Chinese economy to grow 9.28% in 2011

Updated: 2011-08-22 09:01


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SINGAPORE-- The Chinese economy will grow by 9.28 percent in 2011 if the United States can stay out of a double- dip recession and the eurozone can steer itself clear of a sovereign debt crisis this year, economists from China's Xiamen University and the National University of Singapore said in their latest forecasts released on Saturday.

The China's Macroeconomic Outlook 2011-2012 and Policy Simulations report also projected that the consumer price index (CPI) inflation will hit 5.34 percent for the full year.

Slowdown inevitable

It forecast a GDP (gross domestic product) growth of 8.91 percent and a CPI growth of 4.93 percent for 2012.

"We think that China's GDP growth will inevitably slow down at the stage it is at, due to weak recovery in the external markets and the macroeconomic policies gradually coming back to normal in China," the report said.

"The Chinese economy is most likely to grow at a range between 9 percent and 8 percent for some time to come," said Li Wenpu, an economist from Xiamen University and one of the leaders of the research.

Chen Kang, professor of economics from the Lee Kuan Yew School of Public Policy, National University of Singapore, said that the forecasts were based on "prudently optimistic" assumptions that the United States economy will grow by 1.7 percent this year and further bounces back to achieve a normal speed of growth and that the eurozone will stay out of a sovereign debt crisis this year and slows down a bit next year, dragged by the deepening crisis.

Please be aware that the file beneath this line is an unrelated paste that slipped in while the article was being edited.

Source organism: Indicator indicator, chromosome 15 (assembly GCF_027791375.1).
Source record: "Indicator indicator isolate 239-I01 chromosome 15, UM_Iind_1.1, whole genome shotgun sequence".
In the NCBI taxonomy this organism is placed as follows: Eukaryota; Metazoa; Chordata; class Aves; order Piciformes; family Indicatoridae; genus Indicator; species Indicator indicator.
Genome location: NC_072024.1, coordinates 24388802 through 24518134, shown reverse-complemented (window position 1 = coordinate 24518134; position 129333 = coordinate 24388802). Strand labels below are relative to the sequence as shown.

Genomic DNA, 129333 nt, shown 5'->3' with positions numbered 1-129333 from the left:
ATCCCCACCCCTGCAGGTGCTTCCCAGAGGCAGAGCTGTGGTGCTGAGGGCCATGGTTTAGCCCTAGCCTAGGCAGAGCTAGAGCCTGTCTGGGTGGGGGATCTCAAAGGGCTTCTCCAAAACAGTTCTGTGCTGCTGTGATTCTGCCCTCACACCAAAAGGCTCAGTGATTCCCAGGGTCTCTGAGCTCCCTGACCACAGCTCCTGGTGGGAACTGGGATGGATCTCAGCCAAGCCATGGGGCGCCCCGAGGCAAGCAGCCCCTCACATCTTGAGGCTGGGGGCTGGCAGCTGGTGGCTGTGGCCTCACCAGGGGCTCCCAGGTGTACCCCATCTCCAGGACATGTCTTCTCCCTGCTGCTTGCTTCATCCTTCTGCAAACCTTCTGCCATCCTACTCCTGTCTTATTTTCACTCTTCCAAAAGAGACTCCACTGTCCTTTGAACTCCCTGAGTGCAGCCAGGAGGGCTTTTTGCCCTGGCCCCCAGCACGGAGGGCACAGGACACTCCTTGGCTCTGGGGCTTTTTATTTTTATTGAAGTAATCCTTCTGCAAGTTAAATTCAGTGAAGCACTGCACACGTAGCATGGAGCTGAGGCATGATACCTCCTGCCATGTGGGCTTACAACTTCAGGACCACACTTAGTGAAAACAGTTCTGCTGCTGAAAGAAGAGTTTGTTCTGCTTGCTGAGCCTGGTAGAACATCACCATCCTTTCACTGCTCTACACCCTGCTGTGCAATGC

The interest rates in China is assumed to stay stable this year and the money supply M2 grows by 16 percent this year and 17 percent in 2012, respectively.

Impact from possible US double-dip recession

If the United States slips into a double dip recession in the first and second quarters of 2012, with the economic growth lower at 1.1 percent, however, the Chinese economy will grow by 8.24 percent in 2012, 0.67 percentage point lower than the base forecast.

The forecast was based on a slowdown in eurozone and China cut its interest rates by 0.25 percentage point early next year.

The CPI inflation will also be lower at 3.95 percent, the report said.

"Given the complex factors leading to the inflation, it will take quite some time for it to be stabilized. The inflation will stay high at 4 percent to 5.4 percent this year and next year," it said.

The researchers said China should keep its hand tight on inflation and avoid excess investments aimed at too fast growth of the economy by stimulating it.

Xiamen University and the National University of Singapore have been releasing their forecasts for the Chinese economy twice a year since 2006. They also partnered with the Economic Information Daily of China to release the forecasts in China.